A referendum on child protection will be held in Hungary in response to the European Commission’s demand for a review of the Hungarian law on LGBT propaganda in schools. This was announced by the country’s Prime Minister Viktor Orban on Wednesday, July 21.
“In recent weeks, Brussels has clearly attacked Hungary over its child protection law. Hungarian law does not allow the promotion of sexual relations in kindergartens, schools, on television and in advertisements. When there is so much pressure on our country, only a common will can protect Hungary, so the government has decided to initiate a referendum,” he said in a statement posted on Facebook by the Hungarian prime minister.
During the referendum, citizens will have to decide whether they support sexual orientation presentations in educational institutions without parental approval, the promotion of sex reassignment surgery and access to such services for minors, as well as the presentation of sex reassignment and other content in the media that may affect child development.
According to Orban, only “the common will of the people” can protect the country in this situation.
The day before, in an interview with Funke Media Group, the deputy speaker of the European Parliament, Katharina Barley, demanded that EU funds for Hungary and Poland be frozen.
She noted that the measures should affect primarily the government of these countries, but not the population. In particular, the EP deputy chairman emphasized the Hungarian prime minister, expressing confidence that he and the Hungarian Cabinet had made such radical changes that there was no point in talking about “democratic conditions” in the country.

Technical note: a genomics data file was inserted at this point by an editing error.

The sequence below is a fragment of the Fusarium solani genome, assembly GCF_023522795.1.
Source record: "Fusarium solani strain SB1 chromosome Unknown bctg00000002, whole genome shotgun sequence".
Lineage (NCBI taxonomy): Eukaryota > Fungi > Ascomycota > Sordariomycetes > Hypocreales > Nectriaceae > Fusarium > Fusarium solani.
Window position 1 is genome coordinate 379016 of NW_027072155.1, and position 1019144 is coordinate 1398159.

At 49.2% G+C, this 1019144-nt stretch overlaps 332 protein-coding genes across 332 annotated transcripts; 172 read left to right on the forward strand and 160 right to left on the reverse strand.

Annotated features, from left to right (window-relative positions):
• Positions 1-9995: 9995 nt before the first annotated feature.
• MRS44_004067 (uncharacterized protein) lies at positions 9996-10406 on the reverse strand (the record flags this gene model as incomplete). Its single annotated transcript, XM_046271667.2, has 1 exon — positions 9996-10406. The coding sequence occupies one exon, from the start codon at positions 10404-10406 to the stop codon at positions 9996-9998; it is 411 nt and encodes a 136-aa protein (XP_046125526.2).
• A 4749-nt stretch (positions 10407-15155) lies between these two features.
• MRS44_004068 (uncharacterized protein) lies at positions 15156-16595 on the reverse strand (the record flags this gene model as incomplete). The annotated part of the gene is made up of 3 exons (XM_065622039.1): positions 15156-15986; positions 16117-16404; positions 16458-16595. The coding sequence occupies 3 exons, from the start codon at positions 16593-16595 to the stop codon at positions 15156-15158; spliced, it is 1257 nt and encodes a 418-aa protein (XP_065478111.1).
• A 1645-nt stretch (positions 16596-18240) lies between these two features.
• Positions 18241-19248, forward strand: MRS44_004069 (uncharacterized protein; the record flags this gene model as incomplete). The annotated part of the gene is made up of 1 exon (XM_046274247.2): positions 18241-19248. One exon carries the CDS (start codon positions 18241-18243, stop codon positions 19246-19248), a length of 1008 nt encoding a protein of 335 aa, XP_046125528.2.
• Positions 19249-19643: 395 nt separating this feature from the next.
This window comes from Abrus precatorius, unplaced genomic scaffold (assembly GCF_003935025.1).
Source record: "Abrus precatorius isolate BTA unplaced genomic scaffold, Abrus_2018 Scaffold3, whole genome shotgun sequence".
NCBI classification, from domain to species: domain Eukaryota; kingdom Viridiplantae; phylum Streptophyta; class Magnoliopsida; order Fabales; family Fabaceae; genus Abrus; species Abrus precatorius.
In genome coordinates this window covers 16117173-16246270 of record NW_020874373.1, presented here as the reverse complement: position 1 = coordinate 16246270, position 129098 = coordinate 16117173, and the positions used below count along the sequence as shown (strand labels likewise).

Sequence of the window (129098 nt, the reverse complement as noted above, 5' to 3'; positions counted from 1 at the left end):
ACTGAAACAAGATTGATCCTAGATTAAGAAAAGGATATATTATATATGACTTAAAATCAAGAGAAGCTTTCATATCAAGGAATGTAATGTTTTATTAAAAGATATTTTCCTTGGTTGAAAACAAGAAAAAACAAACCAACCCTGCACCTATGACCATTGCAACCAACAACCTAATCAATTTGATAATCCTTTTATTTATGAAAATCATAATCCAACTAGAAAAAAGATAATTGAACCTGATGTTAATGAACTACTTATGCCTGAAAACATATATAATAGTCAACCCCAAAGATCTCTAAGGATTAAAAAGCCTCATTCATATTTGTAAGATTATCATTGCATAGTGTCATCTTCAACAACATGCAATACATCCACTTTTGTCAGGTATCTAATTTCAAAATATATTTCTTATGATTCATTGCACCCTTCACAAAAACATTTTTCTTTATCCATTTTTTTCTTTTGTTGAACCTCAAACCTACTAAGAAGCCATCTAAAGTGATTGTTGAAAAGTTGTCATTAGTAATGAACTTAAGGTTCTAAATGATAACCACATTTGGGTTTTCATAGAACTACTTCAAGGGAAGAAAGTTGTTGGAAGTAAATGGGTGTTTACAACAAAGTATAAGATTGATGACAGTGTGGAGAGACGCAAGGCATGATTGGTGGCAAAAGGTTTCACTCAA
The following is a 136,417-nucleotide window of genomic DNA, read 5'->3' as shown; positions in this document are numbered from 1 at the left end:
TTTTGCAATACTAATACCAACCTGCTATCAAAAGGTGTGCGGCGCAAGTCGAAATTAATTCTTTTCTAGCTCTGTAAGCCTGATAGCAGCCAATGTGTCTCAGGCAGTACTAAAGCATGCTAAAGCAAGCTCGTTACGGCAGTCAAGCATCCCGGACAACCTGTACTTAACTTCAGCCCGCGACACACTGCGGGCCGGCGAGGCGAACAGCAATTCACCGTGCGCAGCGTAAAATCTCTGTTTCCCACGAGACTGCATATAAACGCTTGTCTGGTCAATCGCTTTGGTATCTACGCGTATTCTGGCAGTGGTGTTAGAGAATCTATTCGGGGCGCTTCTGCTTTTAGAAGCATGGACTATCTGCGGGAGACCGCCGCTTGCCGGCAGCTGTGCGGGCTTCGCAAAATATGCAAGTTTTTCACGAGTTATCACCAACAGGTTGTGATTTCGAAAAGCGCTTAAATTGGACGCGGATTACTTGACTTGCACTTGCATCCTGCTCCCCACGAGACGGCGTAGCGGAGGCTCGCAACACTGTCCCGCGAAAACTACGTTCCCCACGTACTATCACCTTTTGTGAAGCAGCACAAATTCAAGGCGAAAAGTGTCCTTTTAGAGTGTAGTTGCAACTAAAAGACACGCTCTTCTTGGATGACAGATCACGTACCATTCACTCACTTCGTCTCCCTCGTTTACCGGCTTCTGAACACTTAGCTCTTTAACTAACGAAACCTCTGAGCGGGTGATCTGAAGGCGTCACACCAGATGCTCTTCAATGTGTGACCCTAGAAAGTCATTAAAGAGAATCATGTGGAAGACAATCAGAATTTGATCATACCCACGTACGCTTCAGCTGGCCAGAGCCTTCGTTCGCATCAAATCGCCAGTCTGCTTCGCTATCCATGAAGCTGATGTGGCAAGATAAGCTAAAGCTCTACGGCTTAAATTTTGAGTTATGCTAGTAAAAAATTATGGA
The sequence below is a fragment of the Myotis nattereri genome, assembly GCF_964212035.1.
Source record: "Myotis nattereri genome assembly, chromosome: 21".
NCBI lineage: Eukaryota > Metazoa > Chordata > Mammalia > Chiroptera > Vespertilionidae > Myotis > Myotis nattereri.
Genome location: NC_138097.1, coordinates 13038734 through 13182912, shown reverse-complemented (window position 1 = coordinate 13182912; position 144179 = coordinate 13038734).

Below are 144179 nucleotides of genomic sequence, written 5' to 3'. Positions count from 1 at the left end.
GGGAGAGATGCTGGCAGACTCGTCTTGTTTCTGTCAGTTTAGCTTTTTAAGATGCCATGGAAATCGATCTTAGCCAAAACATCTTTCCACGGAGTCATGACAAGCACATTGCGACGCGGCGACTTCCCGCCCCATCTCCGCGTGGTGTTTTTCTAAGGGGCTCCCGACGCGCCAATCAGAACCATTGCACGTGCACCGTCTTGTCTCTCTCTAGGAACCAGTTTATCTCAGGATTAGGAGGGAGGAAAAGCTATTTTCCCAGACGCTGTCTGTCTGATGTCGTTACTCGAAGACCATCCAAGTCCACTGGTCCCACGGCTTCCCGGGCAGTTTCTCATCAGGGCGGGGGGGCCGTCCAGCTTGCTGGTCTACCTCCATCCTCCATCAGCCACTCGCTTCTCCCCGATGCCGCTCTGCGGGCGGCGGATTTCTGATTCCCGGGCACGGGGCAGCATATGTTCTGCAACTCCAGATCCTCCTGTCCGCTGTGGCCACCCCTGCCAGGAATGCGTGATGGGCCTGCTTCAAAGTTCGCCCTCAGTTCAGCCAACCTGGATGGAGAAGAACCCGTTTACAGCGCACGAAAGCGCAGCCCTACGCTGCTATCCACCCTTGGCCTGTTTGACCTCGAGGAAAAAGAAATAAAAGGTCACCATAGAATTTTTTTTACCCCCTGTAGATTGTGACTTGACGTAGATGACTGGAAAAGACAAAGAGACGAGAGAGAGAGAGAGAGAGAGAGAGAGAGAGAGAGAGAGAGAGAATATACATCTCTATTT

On June 15, the Hungarian National Assembly passed a law banning the promotion of homosexuality among children under 18. According to The Guardian, Orban’s ruling party, which constitutes the parliamentary majority, drew attention to the fact that such information can have a negative impact on the development of children, as well as interfere with the formation of their moral principles.
Later, the leaders of 17 of the 27 EU countries signed a document calling on Hungary to repeal the law and respect human rights. Reuters noted that the letter was signed in particular by French leader Emmanuel Macron and Dutch Prime Minister Mark Rutte.